“Once Our Lives” by Qin Sun Stubis

Qin Sun Stubis (photo: author's website) Qin Sun Stubis (photo: author's website)

At the beginning of Once Our Lives, Qin Sun Stubis’s family memoir, the author’s grandmother feeds a beggar because she feels sorry for him. She is pregnant with the author’s father at the time and goes on to break the traditional month-long confinement after giving birth in order to continue giving food to the beggar. What ensues, according to the grandmother, is a curse that plagues her son throughout her life, and the family indeed meets with much hardship. But so did most people in China between the years of 1942 and 1975, the time in which most of the multi-generation story takes place. Much of the story takes place in Shanghai, a cosmopolitan city when the memoir begins and a place undergoing a deep thaw when it ends.

Stubis is not the first to write about a Chinese family’s history from World War II through the Cultural Revolution, but her book stands out because—at least until she herself comes into the story—it reads like a novel, poetic and descriptive; it can at times be difficult to remember it’s a memoir.


Once Our Lives, Qin Sun Stubis (Guernica Editions, June 2023)
Once Our Lives, Qin Sun Stubis (Guernica Editions, June 2023)

After the curse is placed on the author’s father An Chu, the story quickly reverts to his early adult life when he hopes to marry, but falls short of offering a future bride anything of substance.


According to traditional Chinese courtship customs, a young man was supposed to secure his wedding promise with stacks of gold and silver coins. An Chu’s sleeves carried only wind. He knew the situation was hopeless. He must have been devastated because he decided to abandon his family and friends, leave the city he loved, and set off for a place as far away as the edge of the earth.


That place would be a dusty village in Gansu province on the Silk Route. It’s in this Russo-Chinese border town that An Chu meets Yan, his future wife and the author’s mother. Stubis also narrates her mother Yan’s early years, abandoned by her birth mother after her father is lost at sea, and later again when her adopted mother dies. Yan, like An Chu, sets out from Shanghai in the late 1950s, just before the Great Leap Forward, for China’s “Far West” to help build the new nation. These pioneers are the hope of China until Soviet-Chinese relations fall apart and there’s no longer a need for them to develop border towns.


And what would eventually happen to all the idealistic young pioneers like themselves? They had come all the way here to seek a new future, filled with socialist enthusiasm to help their motherland. And on a personal level, while their adventure had “freed” them from their past, it had also cut them off from their roots. An Chu and Yan had both vowed to run away from the city of Shanghai and never return. Now, they had to discuss the impossible possibility of having to go back and resume their lives there. The question was: How to get back?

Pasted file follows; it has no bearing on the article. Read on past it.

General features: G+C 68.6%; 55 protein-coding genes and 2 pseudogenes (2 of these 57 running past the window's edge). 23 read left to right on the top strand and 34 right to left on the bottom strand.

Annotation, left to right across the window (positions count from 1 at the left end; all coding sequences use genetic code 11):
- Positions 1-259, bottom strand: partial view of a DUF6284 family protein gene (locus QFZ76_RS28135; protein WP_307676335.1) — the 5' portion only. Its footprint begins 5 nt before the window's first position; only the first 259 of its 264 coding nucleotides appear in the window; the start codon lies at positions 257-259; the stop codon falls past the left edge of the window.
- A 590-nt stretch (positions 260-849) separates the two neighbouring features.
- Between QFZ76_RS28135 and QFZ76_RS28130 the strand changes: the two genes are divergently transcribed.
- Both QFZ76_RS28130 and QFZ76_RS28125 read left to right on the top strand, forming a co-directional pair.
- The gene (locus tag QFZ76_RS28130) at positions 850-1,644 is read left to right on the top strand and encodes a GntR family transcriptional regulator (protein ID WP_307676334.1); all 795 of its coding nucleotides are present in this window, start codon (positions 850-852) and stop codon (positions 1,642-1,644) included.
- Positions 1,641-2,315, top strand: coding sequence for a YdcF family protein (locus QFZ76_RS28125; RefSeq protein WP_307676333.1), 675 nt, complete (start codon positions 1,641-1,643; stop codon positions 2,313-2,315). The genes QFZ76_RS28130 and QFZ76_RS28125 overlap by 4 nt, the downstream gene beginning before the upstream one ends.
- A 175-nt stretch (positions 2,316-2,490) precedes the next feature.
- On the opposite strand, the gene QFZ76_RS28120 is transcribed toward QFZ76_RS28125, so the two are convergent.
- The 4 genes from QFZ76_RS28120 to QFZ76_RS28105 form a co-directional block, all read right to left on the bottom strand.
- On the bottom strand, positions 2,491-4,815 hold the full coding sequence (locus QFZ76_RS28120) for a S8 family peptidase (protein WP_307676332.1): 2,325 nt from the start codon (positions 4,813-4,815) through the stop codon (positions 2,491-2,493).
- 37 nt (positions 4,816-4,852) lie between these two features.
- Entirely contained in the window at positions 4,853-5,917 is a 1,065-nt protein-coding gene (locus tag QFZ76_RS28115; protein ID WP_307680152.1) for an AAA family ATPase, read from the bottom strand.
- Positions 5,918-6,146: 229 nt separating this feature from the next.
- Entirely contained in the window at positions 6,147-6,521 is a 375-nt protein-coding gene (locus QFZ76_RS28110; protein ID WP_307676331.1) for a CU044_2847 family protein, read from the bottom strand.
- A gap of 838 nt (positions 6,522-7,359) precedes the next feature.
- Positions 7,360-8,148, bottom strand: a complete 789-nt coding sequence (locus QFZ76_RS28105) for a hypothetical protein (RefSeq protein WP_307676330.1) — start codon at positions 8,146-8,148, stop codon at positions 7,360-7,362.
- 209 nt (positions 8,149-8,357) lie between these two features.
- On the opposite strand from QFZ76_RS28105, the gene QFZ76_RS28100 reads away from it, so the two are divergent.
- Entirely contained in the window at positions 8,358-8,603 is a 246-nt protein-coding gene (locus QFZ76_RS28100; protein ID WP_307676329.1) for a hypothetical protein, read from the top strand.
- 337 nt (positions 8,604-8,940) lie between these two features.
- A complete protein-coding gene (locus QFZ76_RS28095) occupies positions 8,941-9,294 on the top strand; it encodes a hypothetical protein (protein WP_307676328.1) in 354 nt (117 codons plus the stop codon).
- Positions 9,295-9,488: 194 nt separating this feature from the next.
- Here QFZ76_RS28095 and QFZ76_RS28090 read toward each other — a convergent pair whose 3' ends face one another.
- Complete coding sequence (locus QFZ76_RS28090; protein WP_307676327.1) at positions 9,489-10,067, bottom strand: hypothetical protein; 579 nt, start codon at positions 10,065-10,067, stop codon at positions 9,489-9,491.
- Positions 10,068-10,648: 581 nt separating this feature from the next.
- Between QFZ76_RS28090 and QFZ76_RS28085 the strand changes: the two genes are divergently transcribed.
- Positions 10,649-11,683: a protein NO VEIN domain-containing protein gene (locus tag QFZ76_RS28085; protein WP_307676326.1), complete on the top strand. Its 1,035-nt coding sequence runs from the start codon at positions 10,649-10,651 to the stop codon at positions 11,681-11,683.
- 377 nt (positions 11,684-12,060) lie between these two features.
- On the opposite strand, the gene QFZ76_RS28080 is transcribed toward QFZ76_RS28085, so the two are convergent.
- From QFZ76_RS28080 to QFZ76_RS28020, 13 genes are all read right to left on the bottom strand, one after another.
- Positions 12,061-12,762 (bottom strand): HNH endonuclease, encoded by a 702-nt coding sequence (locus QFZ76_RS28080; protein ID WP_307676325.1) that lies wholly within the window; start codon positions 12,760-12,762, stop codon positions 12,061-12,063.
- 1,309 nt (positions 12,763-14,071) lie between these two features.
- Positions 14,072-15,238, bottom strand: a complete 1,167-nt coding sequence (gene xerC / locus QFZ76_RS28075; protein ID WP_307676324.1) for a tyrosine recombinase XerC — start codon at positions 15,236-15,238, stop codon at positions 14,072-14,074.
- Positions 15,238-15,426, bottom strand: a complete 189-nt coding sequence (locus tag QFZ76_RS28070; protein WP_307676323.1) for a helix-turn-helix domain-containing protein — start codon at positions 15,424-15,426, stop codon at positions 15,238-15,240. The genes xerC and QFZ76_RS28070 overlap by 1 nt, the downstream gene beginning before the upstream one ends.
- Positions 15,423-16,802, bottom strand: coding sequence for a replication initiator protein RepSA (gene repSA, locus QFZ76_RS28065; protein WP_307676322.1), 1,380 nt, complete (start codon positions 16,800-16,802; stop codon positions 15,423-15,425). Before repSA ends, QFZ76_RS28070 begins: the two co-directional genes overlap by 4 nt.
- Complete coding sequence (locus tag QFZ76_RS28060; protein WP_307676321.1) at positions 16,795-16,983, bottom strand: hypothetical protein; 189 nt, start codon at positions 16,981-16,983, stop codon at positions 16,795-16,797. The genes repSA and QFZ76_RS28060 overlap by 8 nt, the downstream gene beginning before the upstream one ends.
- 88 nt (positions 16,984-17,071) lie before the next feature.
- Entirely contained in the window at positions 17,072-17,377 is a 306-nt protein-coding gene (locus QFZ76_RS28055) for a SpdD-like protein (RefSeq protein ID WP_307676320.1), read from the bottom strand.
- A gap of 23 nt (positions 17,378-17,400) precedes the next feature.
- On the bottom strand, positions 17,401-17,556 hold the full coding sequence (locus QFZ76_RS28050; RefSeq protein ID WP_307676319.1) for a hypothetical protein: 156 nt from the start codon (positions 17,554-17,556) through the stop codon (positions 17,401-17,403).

It would not be easy. The couple already had their first of four daughters (part of An Chu’s “bad luck” in not having a son) and the volunteers who go out West are all but abandoned when the Great Leap Forward starts and food becomes scarce. It is by great luck—maybe the curse isn’t as strong as first believed?—that the couple and their daughter Ping make it back to Shanghai.


The author is born around 1960, still during the Great Leap Forward, and it’s then that the book takes on the tone of a more traditional memoir. There is some first-person storytelling, although most of the narrative still centers around An Chu and Yan.


Although, in the old days, white skin was a happy sign of high birth and an easy life, Yan knew better. When An Chu was finally allowed to come in to see the baby, it only took five minutes for them to abandon any notion of using one of the many poetic, hopeful, or frilly girls’ names so favored and savored in the old China. Instead, they agreed to call me by the serious-sounding name “Qin.”


Life in Shanghai is not much better than it was in Gansu. The young couple and their daughters first live with An Chu’s family, but Yan wants space of her own. They eventually move into a shanty made from flimsy wood and other materials that can easily blow over in a typhoon. Even when they are allowed to move into a modern home, the family doesn’t find much relief.

The curse of the beggar returns at the end of the story when An Chu is an old man and his mother even older. She continues to blame her son’s string of bad luck on the beggar’s curse, but An Chu knows it was more than superstition that was responsible for his fate.

Susan Blumberg-Kason is the author of Good Chinese Wife: A Love Affair with China Gone Wrong.